Improvement plan to give Confederate Circle ‘new look’
June 27, 2012
SELMA — A lot of money is being raised to improve security for a monument honoring one of the most admired, most despised officers of the Civil War.
Earlier this year, a bust of Confederate Gen. Nathan Bedford Forrest was removed from a concrete pedestal at Selma’s Live Oak Cemetery.
The person or persons who did it haven’t been caught despite an ongoing investigation and a $20,000 reward, but Forrest’s fans don’t plan to wait for results.
“We’re not going to stand here whining and moaning,” said Virginia engineer Todd Kiscaden. “We’re taking control of the situation and planning to maintain the circle ourselves.”
He referred to the Confederate Circle — located near where Yankee cavalry routed outmanned Rebel defenders under Forrest’s command in the waning days of the Civil War.
Kiscaden’s engineering input is appreciated by Confederate descendants whose anger has not subsided much since last March when the bust was removed from a heavy pedestal listing Forrest’s military accomplishments.
“We’re doing it in a legal way according to the Alabama code and the state historic commission,” said Patricia Godwin, one of Forrest’s most loyal supporters. “We’re taking steps to make sure all is being done properly.”
Kiscaden said improvements to the site honoring Forrest, who is buried in Tennessee, are slowly under way with subterranean radar equipment being used to find out if “hits” mean evidence of final resting places of Confederate troops beneath the circle.
Lee Harrison, president of Geoscience Consulting in Montgomery, is spending part of this week focusing electromagnetic beams on the ground encompassing the one-acre area.
Harrison said his equipment won’t uncover skeletal remains but could help provide a better understanding of the terrain.
“We could find water pipes or maybe indication of burial sites,” he said Harrison. “Right now we don’t know, but should have something to report by the end of the week.”
Kiscaden said it’s costing $6,000 for the study, but he feels it’s necessary to determine what’s there and how it might affect the improvement project.
Kiscaden said a circular fence will be placed around the Forrest monument along with “low intensity flood lighting accompanied by surveillance cameras” attached to it.
Godwin said the Selma City Council deeded one acre at the cemetery to the Ladies Memorial Society in 1877 as a prelude to building the Confederate Circle.
She said it is owned today by the United Daughters of the Confederacy.
She and Kiscaden indicated that the initial beautification goals will include landscaping, benches and other improvements at the site surrounded by sprawling, moss-covered oak and magnolia trees.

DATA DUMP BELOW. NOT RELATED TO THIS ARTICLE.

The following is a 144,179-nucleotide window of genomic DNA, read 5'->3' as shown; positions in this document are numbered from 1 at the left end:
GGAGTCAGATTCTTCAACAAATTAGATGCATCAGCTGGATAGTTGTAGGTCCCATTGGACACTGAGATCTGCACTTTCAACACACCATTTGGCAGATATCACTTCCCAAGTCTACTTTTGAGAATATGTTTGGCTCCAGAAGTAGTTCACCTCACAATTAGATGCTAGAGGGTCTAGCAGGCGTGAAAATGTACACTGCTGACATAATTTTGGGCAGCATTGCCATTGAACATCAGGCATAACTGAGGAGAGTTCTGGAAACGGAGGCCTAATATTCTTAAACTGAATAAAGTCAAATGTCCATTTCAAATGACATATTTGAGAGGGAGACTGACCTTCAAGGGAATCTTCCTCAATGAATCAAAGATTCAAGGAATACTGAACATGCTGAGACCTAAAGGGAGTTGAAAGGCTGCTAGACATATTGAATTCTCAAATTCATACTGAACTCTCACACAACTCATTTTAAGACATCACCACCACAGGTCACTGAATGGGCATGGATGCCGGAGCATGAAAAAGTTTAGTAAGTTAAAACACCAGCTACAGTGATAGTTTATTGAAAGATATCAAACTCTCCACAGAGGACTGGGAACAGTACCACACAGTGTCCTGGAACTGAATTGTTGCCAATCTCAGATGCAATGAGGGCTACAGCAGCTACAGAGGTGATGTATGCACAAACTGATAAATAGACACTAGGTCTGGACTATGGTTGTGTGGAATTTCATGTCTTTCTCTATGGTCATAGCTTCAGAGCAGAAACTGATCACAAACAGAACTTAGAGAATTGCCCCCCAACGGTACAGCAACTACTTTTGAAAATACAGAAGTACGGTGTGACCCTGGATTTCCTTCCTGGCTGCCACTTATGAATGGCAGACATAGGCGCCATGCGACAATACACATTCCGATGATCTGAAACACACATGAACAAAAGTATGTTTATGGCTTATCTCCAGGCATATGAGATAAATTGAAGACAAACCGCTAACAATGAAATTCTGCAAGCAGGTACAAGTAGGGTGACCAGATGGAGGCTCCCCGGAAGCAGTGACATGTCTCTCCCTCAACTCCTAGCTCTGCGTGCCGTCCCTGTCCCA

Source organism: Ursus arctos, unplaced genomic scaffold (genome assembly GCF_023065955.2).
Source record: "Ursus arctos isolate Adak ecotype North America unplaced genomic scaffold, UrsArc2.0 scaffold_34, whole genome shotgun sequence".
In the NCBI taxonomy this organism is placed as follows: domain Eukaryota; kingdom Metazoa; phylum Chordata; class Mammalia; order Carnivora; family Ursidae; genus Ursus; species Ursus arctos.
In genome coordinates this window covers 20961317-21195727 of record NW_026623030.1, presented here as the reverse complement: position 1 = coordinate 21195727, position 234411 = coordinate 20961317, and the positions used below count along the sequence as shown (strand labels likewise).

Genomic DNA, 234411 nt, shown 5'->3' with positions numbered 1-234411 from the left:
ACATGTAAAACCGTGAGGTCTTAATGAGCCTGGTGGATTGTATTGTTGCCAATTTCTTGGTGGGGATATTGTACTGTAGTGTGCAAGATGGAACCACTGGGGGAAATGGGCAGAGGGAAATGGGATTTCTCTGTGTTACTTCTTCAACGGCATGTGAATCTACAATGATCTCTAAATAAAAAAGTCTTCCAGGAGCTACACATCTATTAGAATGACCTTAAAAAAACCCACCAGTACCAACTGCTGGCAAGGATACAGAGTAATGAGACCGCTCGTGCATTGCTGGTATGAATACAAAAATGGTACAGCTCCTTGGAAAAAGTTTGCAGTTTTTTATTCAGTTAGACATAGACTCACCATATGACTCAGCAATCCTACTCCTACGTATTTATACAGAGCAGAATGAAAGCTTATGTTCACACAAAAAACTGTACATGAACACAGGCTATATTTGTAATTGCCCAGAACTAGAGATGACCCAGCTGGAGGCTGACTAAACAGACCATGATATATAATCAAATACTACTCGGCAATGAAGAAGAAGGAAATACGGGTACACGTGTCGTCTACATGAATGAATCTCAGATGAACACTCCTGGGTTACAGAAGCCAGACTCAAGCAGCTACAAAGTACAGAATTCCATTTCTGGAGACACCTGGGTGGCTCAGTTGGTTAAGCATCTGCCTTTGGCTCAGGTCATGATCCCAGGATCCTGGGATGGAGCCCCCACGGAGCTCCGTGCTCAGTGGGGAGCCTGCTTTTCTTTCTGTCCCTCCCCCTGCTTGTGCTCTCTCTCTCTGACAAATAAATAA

The biggest change, she said, will be moving the Forrest statue several feet from its current site and positioning it near the much larger Confederate monument. It will be on a 3-foot-tall pedestal to increase the height and to make it “more difficult for anybody to lift the bust off.”
The Confederate monument built more than 130 years ago cost $2,500, with funds raised by relatives of soldiers killed during the Civil War or troops who died years later but wanted to be buried near their friends.
The names of those buried at marked grave sites were carved into Alabama-mined marble blocks at the base of the huge monument.
The Forrest monument originally had been placed outside a former Confederate hospital and dedicated in 2000. It wasn’t long before it was vandalized by upset black residents in the neighborhood who tossed garbage at it several times.
A leader of the Ku Klux Klan after the end of the Civil War, Forrest soon left the racist organization, but his name continues to anger black activists led by Faya Rose Toure, the wife of state Sen. Hank Sanders, D-Selma.
Members of the Selma City Council stepped in as the controversy increased and had the monument sent to the Confederate Circle about a mile away.
The thief or thieves who took the bust in March carefully removed eight bolts affixing it to the pedestal and departed without leaving many scratches.
The Maine sculptor who created the first bust has finished a similar one, and a ceremony will be held when the improvements are completed at Live Oak Cemetery.
Godwin said the costly project, estimated at about $50,000, will amount to perpetual care for the site, but acknowledged that no amount of security short of 24-hour guards is likely to stop anyone from doing what was done earlier this year.
“What happened was a felony offense, a blatant crime,” said Godwin. “(The Forrest bust) was stolen from private property at a historic cemetery on the National Register.”
Kiscaden said that by the time the new Forrest monument is put into place and other improvements are completed, the Confederate Circle will have a “new look.”
“We want to enhance the entire site,” he said. “This will be something that people will enjoy visiting.”
During the annual Battle of Selma recreation in April, Confederate re-enactors stop at the circle for a brief program.
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